Nursing Shortage

By: Melissa Reynolds
By: Melissa Reynolds

"The nursing shortage is continuing to get worse," Dr. Merle Mast says.

Nurses like Donna Lucas see that everyday.

"Definitely-probably you see it more in the hospital than the office, you need so many nurses to cover each shift," Donna Lucas says.

The shifts are longer at a hospital and they cover all hours of the day, plus you may be required to work holidays.

"You're responsible for five to six people's lives while you're there whereas in an office you can go take a break, yeah, the hospital's more demanding," Lucas says.

But, hospitals nurses get paid better and RMH's Vice President of Patient Services says that's important.

"It could be very fraigle and we could be affected just like anybody else if we didn't create an environment in which they like to work," Alice Stecker says.

Stecker says RMH has transported a few patients this year because there wasn't adequate staffing, but overall, experts say the Valley's shortage is only moderately severe.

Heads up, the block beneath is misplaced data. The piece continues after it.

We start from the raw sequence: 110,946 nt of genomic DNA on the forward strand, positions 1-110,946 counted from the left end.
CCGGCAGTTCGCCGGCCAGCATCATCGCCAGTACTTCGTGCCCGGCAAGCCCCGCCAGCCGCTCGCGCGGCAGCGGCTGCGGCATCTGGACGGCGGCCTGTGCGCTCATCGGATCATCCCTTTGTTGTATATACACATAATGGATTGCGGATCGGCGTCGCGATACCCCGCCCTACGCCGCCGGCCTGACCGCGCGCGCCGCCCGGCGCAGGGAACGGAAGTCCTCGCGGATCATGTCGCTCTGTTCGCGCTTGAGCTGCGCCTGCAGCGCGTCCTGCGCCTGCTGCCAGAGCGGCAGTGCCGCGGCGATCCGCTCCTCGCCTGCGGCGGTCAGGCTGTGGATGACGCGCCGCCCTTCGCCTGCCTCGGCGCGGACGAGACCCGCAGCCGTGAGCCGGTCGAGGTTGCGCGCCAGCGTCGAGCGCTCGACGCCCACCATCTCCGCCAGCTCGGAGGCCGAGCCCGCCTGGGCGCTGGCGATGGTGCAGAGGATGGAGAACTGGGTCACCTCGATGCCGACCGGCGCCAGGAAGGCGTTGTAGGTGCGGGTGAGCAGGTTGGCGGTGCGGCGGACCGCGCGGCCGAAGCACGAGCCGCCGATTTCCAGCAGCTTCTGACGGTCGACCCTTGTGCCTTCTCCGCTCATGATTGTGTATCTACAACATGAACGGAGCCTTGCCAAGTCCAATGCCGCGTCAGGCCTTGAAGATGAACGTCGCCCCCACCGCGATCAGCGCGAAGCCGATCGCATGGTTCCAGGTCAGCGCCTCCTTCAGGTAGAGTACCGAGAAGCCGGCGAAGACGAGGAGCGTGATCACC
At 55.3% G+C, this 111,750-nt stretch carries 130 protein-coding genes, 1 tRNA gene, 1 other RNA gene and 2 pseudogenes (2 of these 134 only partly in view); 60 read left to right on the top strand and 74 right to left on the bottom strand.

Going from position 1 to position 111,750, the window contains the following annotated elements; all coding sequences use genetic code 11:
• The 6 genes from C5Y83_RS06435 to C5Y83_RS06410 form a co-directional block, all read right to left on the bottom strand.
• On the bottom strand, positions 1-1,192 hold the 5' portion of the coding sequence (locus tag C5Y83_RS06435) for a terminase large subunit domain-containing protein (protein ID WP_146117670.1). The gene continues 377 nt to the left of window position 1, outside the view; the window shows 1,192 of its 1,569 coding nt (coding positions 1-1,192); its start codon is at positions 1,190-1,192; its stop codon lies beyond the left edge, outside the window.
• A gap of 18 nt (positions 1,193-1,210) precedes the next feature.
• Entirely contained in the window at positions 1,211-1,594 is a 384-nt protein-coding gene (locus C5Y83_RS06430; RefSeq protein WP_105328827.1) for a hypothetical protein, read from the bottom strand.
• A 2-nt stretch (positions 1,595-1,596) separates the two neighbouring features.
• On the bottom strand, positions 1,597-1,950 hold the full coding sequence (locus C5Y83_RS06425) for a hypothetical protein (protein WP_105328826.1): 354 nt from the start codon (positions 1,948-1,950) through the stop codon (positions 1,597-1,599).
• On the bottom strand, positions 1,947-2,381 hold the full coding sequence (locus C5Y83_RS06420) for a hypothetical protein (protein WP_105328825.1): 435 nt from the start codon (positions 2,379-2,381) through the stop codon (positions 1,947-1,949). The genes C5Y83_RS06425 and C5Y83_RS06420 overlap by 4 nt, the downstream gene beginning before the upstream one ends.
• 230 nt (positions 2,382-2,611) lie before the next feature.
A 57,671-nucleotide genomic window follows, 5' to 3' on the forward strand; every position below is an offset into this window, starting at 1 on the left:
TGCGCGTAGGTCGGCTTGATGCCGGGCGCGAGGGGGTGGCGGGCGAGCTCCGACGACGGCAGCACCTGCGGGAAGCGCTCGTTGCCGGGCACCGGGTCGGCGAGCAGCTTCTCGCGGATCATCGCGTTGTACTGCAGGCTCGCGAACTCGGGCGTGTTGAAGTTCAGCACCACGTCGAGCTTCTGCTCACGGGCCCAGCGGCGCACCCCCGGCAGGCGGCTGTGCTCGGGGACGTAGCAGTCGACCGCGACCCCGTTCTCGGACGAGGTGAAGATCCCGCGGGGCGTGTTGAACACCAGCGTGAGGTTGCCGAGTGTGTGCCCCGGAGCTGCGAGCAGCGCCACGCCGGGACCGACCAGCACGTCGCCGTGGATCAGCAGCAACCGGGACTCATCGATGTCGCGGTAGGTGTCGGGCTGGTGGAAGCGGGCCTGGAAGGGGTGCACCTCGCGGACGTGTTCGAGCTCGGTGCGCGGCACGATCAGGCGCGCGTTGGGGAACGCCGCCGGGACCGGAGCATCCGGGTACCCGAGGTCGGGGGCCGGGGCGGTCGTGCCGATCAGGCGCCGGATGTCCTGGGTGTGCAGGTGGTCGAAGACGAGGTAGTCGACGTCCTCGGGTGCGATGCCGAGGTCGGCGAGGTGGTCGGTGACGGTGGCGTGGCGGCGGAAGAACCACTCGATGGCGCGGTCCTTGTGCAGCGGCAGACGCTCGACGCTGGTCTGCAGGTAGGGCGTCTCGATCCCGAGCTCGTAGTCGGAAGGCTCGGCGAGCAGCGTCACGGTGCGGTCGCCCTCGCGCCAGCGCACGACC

Part of the problem is schools like JMU don't have enough room for more nursing students.

"We've seen increased enrollment like I said into the nursing programs during this past year, but it's still not nearly enough of nurses entering the profession to replace those that are retiring and leaving," Dr. Merle Mast says.

Plus, the population is aging rapidly and people are living longer. For now, nurses like Lucas are working overtime.

"It is demanding, but it's also rewarding when you know you're really helping somebody," Lucas says.

And Mast hopes the situation will improve.


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